The sensor 42 is preferably a Hall Effect Transducer (HET) that is fed a constant excitation current by suitable means within the instrument unit 24, the sensor 42 producing a sensor voltage VH that is proportional to ΣIn, wherein In represents a current flowing in the nth conductor passing through the sensor assembly 26. According to the present invention, VH is highly linear within a range exceeding ±60 mV, corresponding to a current range of approximately ±90 A, a 1 mA current change producing a change of only about 60 mV*1 mA/90 A=0.67 μV in VH, such small changes being detectable by circuitry within the instrument unit 24 as described below.
A suitable HET device for the sensor 42 is commercially available as Model HR70 Hall effect device from Ohio Semitronics, of Columbus, Ohio. The rings 40, 46 and 52 can be formed of magnetic lamination, in sheets having a thickness of approximately 0.125 inch, in appropriate circumferential lengths and having widths of approximately 1 inch to approximately 2 inches. Similarly, the insulation layers 48 can be formed of polypropelene, approximately 0.030 inch in thickness. As shown in FIG. 4, the clamp assembly 50 is secured by a threaded fastener 54 that compressively loads a clamp spring 55 for easily applying a repeatable clamping force, the clamp assembly also having a pair of spacers 56 that project across the gap 44 for limiting the proximity of the clamp components 50a and 50b, thereby repeatably maintaining the gap width γ at a desired width which can be from approximately 0.008 inch to approximately 0.030 inch.
With particular reference to FIG. 3, the instrument unit 24 is microprocessor controlled, being provided with a suitable power supply 58 and associated rechargeable battery 58'. The power supply 58, having circuitry for charging for the battery 58' from conventional AC mains and a DC voltage regulator that is also powered from the AC mains, has a power saving circuit that bypasses the voltage regulator when battery power is being used. Further details of the power supply 58 are described below in connection with FIG. 7a. The instrument unit 24 includes a voltage controlled oscillator (VCO) section 60 that is responsive to the sensor assembly 26 and having a constant current source 62 for excitation of the sensor 42. The instrument unit 24 also includes a receiver 64 for synchronizing operation of the instrument unit 24 with an infra-red transmitter output 65 of the interrupter unit 22, and a period counter 66 for measuring the reciprocal of the frequency of the VCO section 60. A computer 68 is interfaced to the period counter 66 for control and interrogation thereof, and to a keyboard 70 and a digital display 72 for interaction with an operator of the apparatus 10.
As shown in FIG. 5, the sensor 42 feeds a gain element 74 of the VCO section 60, the gain element 74 being coupled to a VCO circuit 60' through a reference resistor 76, an integrator 77, and a low-pass filter 78. A switch control circuit 80 that is driven by the VCO circuit 60' periodically charges and discharges a reference capacitor 82 as described herein, the VCO section 60 functioning as a charge transfer oscillator. The discharging current of the capacitor 82, along with current through the resistor 76, feeds an input 79 of the integrator 77, the frequency of the VCO circuit 60' automatically adjusting for balancing the discharging of the capacitor 82 against the current traversing the reference resistor 76. In particular, one side of the capacitor 82 is connected between first and second switches S1 and S2, the opposite side of the capacitor 82 being connected between third and fourth switches S3 and S4, the switches S2 and S4 being connected to a ground reference voltage Z, each of the switches S1-S4 being controlled by the switch control 80. The first switch S1 is connected to a (negative) reference voltage Vss that is also utilized by the gain element 74, the third switch S3 being connected to the input 79 of the integrator 78. The switches S1 and S2 are physically present as complementary portions of parallel-connected CMOS inverters 84, being shown functionally by the dashed lines in FIG. 5. The switch control 80 includes a cascaded pair of RS flip-flop circuits that are formed by a conventional QUAD CMOS integrated circuit, the switch control 80 being separately responsive to a direct output 86 and an inverted (and slightly delayed) output 88 of the VCO 60 for insuring that the switches S1-S4 are sequenced symmetrically and without harmful short circuits occurring.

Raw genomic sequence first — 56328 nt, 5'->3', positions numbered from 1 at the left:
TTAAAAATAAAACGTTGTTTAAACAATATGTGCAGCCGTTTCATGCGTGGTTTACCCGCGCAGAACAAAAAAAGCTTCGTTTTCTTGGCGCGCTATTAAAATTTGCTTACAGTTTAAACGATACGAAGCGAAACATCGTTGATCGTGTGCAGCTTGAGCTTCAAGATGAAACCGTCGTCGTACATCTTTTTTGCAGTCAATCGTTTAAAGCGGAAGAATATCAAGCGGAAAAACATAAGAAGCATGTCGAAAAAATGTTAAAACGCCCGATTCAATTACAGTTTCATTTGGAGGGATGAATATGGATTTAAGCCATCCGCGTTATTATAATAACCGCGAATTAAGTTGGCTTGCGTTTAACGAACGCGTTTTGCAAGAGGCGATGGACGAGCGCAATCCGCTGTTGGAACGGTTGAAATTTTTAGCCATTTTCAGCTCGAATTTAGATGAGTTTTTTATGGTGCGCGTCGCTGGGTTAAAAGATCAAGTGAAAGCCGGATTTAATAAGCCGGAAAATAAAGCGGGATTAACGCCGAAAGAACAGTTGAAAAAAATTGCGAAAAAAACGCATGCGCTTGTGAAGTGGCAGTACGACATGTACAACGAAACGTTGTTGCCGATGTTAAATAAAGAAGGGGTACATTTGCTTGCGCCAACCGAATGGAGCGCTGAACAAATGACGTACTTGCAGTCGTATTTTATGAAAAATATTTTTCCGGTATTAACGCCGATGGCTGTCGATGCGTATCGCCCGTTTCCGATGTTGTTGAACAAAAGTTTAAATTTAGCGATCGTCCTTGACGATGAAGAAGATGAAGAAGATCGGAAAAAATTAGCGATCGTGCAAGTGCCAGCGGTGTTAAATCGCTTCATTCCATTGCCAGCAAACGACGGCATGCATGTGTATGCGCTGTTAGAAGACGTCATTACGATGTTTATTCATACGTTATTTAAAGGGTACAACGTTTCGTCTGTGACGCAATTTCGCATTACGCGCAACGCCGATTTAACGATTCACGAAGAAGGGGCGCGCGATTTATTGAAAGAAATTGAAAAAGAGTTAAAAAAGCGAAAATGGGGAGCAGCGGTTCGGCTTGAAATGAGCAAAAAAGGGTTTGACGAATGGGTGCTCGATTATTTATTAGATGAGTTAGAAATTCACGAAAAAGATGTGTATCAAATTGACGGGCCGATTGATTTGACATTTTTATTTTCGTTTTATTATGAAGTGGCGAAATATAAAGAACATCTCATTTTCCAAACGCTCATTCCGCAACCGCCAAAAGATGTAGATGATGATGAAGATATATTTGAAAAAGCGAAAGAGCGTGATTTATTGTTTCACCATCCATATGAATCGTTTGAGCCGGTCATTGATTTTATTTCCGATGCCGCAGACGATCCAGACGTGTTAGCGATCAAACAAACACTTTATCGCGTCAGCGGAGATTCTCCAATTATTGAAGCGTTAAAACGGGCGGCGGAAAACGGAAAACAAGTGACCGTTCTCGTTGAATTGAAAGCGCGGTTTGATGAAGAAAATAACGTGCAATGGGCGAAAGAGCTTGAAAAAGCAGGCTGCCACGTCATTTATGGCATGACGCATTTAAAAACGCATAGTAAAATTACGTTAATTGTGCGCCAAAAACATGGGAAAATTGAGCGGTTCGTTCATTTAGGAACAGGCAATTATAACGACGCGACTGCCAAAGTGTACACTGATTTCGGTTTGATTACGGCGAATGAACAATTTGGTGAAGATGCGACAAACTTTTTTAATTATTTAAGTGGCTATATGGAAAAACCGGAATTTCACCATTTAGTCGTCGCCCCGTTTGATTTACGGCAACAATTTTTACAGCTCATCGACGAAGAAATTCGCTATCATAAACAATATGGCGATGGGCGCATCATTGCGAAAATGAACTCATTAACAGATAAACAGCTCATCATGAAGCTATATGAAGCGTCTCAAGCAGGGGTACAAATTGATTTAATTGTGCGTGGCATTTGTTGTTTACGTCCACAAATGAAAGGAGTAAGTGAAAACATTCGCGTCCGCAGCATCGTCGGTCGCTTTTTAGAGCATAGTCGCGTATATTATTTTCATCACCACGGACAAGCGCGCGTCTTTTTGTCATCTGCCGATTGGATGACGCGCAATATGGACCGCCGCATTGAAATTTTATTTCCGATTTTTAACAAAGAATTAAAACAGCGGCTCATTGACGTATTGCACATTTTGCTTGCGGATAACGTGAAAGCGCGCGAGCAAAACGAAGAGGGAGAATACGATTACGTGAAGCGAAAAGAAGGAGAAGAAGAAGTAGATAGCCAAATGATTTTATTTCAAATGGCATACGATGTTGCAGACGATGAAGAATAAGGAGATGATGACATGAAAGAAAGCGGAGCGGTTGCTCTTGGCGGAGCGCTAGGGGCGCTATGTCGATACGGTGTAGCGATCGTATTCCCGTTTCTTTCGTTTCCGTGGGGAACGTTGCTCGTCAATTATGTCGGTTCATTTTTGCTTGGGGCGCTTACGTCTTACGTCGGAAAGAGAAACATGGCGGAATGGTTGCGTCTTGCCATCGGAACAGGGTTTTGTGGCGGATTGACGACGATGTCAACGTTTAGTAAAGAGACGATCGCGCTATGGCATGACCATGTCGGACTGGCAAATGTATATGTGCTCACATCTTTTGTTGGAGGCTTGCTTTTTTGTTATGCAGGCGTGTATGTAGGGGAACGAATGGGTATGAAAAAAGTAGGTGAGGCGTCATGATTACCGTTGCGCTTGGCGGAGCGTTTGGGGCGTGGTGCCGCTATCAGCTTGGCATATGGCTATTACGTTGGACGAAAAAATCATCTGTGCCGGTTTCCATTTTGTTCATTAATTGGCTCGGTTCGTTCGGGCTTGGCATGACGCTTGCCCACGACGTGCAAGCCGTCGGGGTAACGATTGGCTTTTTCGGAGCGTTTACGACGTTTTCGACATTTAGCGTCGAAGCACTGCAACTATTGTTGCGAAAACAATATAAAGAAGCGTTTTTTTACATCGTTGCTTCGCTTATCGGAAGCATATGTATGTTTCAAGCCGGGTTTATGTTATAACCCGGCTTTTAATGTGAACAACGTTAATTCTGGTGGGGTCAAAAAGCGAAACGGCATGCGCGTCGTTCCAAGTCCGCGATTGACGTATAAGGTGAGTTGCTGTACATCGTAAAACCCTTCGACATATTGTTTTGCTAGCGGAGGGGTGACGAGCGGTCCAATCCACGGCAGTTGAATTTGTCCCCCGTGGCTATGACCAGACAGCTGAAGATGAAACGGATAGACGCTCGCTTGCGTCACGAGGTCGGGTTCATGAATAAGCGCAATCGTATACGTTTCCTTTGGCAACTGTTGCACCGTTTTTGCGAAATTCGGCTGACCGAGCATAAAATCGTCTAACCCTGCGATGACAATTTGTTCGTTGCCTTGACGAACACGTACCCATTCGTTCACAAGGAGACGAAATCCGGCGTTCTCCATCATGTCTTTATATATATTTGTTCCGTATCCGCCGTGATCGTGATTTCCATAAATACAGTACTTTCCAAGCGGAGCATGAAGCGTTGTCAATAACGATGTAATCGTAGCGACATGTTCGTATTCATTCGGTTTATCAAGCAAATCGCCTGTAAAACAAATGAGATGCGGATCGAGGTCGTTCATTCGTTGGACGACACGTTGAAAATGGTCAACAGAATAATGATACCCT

As further shown in FIG. 6, the switch control 80 is responsive to the direct output 86 (R1) and the inverted output (S1) of the VCO circuit 60' for producing an output Q2 that drives the switches S1 and S2 to produce a waveform B at one side of the capacitor 82. The switch control 80 also has outputs Q1 and /Q1 respectively driving the switches S3 and S4 for sequentially connecting the other side of the capacitor 82 to ground (Z), a floating potential (F), and the input 79 (Σ) of the integrator 77, the intervals of floating potential F being interspersed between the other intervals for avoiding the undesired short circuits.